Politico co-founder and editor-in-Chief John F. Harris was criticized by conservatives for appearing to imply that President Trump is a “white nationalist” in charge of the GOP in a tweet that Harris said was a “quip” that was “lost in Twitter translation.”
The controversy began when political scientist Larry Sabato tweeted an NBC News story  headlined: “White nationalist leader wants to ‘take over the GOP’”.
Harris responded via Twitter: “Thought that job had been filled.”
A fair point @ArthurSchwartz  , this could be interpreted as broad swipe rather than a quip about the headline on the NBC piece. Sometimes wisecracks get lost in Twitter translation so appreciate the chance to clarify. pic.twitter.com/wpsXiHUoPq 
— John F. Harris (@harrispolitico) October 17, 2018 
Republican strategist Arthur Schwartz was upset by Harris’ tweet and responded to Harris : “Until this guy is gone from Politico, no Republicans should take calls from or help his reporters. He’s not hiding it — this is what he thinks of us. Despicable,” Schwartz wrote.
Harris sent a reply  to Schwartz, saying that the Republican had made a “fair point” and that Harris’ original tweet was intended to be “a quip about the headline on the NBC” story.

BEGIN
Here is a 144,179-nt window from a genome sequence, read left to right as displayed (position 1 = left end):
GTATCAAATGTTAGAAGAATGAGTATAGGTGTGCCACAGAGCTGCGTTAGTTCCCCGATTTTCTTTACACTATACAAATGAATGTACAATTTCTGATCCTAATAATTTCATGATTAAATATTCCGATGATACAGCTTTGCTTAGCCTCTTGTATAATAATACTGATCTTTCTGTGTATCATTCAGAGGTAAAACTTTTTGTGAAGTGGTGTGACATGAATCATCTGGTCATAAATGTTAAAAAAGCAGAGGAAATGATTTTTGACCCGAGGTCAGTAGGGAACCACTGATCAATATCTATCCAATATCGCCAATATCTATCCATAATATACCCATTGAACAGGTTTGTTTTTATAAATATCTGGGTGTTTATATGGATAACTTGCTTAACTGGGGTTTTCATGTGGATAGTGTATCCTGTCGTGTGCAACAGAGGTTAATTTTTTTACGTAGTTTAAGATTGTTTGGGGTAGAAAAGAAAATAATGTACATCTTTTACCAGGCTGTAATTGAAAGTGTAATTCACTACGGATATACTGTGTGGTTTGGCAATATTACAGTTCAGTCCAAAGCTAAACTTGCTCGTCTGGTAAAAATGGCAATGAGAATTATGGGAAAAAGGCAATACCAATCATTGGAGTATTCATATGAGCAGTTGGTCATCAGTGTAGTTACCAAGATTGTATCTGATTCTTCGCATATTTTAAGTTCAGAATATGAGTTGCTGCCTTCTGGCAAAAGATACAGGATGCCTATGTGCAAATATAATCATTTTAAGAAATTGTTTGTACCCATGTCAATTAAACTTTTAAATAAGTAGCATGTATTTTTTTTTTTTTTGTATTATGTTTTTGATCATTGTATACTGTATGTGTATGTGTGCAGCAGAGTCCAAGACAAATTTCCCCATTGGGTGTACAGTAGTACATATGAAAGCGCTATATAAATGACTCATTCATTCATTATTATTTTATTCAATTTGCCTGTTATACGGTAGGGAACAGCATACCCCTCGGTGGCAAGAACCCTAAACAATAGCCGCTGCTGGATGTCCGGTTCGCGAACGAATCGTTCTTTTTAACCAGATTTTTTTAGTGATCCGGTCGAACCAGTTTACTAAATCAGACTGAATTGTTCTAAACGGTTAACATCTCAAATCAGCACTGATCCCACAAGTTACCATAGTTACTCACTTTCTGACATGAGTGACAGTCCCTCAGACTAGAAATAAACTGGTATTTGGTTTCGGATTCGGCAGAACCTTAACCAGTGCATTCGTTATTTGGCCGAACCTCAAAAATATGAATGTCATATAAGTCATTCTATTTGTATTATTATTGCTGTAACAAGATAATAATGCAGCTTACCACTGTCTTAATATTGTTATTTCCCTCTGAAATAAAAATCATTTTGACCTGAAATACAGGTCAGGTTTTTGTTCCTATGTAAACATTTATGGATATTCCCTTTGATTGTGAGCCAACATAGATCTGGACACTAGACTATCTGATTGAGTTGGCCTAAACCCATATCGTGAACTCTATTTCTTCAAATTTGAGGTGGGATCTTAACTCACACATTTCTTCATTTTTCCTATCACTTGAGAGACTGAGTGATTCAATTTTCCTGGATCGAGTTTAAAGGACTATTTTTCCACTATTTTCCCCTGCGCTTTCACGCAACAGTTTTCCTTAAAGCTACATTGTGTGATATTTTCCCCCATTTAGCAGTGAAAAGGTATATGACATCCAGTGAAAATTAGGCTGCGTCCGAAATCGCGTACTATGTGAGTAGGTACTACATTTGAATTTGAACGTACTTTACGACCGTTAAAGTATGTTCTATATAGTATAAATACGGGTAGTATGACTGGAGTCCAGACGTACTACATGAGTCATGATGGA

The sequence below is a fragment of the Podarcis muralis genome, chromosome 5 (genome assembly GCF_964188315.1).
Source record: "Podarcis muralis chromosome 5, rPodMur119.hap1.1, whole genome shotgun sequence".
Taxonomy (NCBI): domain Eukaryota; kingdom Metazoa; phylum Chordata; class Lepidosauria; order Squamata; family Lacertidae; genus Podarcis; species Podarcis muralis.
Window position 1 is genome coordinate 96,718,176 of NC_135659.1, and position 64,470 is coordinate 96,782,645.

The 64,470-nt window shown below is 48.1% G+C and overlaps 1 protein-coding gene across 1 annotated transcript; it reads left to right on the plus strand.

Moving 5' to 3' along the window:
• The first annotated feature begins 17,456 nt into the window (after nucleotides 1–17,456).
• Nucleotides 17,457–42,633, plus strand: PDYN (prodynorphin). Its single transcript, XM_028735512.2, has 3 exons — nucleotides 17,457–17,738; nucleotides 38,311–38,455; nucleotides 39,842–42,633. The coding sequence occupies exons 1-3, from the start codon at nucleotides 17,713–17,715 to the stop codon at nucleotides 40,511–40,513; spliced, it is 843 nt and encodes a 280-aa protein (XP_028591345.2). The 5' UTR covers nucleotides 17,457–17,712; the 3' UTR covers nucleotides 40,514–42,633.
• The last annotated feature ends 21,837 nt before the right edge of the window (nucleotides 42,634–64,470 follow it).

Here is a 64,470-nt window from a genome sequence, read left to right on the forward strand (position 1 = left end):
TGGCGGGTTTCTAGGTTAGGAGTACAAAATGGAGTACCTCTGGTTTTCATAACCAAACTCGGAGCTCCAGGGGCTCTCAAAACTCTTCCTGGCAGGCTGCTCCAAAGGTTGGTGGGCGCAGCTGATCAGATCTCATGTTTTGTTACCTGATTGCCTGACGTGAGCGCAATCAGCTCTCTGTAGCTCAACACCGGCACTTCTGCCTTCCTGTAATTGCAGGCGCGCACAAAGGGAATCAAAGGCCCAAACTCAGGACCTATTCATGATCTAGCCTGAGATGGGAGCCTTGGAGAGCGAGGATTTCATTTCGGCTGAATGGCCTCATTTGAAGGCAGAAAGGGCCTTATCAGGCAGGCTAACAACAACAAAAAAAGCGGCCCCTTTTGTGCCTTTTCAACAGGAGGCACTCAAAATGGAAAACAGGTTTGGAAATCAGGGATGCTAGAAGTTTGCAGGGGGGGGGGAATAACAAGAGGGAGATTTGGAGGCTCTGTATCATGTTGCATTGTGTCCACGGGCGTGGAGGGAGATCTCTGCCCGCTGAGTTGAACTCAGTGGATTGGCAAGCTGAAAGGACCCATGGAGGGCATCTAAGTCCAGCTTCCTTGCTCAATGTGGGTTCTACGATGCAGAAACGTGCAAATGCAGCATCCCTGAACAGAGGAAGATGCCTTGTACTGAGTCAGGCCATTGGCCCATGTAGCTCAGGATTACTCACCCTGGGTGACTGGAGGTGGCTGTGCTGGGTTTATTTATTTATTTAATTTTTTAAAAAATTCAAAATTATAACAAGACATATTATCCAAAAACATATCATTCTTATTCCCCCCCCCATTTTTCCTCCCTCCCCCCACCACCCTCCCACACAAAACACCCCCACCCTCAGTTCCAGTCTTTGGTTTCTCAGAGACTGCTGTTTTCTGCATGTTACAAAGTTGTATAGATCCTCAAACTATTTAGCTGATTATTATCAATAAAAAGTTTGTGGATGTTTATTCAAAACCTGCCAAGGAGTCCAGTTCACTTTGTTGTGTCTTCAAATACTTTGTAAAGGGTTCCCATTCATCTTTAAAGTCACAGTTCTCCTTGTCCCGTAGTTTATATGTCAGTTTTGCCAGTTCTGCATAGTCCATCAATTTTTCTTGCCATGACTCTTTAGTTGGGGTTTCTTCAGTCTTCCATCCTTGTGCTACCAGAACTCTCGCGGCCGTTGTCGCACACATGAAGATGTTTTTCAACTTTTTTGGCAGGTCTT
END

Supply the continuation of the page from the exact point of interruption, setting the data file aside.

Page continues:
“Sometimes wisecracks get lost in Twitter translation so appreciate the chance to clarify,” Harris wrote.
Fox News media reporter Brian Flood wrote that “ When reached for comment, a Politico spokesperson directed Fox News to Harris’ follow up tweet to Schwartz before adding: ‘More specifically, his point was that there is currently no prospect of anyone taking over the Republican Party from its current leader – President Trump.’”
Writer’s note: As a Politico reporter, with Harris as my boss, I never experienced him showing bias against conservatives, and Harris’ co-founder, Jim VandeHei, is married to Autumn Hanna VandeHei, a former staffer for former House Republican Leader Tom DeLay. However, VandeHei left Politico to launch Axios in 2017, and when I was there, I definitely noticed that among my fellow more junior staff writers, the sentiment leaned left — no surprise, given this is part of the same macro trend we see in newsrooms nationwide. The question is whether Harris let the newsroom bubble influence his sensitivities on how his tweet would be perceived.